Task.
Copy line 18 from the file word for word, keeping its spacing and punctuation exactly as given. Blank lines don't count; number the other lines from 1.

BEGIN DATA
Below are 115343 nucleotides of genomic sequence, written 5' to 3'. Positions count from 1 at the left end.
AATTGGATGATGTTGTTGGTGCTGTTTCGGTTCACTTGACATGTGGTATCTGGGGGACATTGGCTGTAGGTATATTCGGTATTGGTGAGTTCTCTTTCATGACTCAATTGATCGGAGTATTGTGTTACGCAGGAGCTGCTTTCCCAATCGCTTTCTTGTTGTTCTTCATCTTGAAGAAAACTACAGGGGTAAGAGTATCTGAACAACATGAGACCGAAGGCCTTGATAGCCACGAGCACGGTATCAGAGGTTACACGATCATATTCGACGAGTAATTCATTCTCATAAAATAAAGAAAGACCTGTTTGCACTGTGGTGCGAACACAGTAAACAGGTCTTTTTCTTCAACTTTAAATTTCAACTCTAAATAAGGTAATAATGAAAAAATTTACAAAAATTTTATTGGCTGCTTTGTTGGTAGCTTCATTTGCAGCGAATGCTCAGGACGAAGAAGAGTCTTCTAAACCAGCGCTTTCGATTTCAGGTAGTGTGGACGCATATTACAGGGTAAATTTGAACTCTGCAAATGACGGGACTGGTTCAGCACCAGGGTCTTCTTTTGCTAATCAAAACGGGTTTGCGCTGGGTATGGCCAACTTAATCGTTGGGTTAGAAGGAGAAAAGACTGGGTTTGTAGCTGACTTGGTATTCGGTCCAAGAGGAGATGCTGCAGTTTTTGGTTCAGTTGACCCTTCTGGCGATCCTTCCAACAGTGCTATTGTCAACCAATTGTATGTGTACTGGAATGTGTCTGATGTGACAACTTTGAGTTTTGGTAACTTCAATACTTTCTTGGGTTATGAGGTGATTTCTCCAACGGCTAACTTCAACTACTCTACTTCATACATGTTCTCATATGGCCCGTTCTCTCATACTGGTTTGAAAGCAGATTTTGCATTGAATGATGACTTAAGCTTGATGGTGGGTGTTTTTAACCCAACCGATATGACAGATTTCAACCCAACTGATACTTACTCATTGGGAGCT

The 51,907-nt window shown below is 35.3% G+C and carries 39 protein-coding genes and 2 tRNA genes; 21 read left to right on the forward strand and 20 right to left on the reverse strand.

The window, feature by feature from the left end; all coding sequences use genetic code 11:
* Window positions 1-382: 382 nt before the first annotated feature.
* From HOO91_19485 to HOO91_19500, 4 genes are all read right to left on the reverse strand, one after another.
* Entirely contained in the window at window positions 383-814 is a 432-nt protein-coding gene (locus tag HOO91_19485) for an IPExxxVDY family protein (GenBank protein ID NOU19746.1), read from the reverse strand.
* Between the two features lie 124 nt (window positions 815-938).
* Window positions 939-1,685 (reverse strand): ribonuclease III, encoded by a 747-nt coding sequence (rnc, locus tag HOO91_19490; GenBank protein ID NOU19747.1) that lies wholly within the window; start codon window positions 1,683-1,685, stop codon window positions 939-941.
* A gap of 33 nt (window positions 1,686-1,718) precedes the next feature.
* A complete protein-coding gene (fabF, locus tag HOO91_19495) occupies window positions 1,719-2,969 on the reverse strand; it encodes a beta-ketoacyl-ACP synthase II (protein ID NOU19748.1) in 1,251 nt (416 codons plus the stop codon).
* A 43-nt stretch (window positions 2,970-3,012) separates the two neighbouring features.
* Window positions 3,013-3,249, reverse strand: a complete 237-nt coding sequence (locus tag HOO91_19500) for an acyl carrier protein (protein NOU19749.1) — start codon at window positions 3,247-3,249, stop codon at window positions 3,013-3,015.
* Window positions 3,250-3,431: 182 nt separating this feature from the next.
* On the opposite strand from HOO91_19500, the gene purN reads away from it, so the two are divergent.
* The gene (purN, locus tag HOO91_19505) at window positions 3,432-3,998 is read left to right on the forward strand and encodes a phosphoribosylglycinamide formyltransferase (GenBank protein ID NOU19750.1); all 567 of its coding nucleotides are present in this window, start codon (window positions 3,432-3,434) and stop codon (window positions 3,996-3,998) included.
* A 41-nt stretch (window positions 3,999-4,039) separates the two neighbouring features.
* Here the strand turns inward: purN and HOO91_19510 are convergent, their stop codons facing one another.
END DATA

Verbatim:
* Here the strand turns inward: purN and HOO91_19510 are convergent, their stop codons facing one another.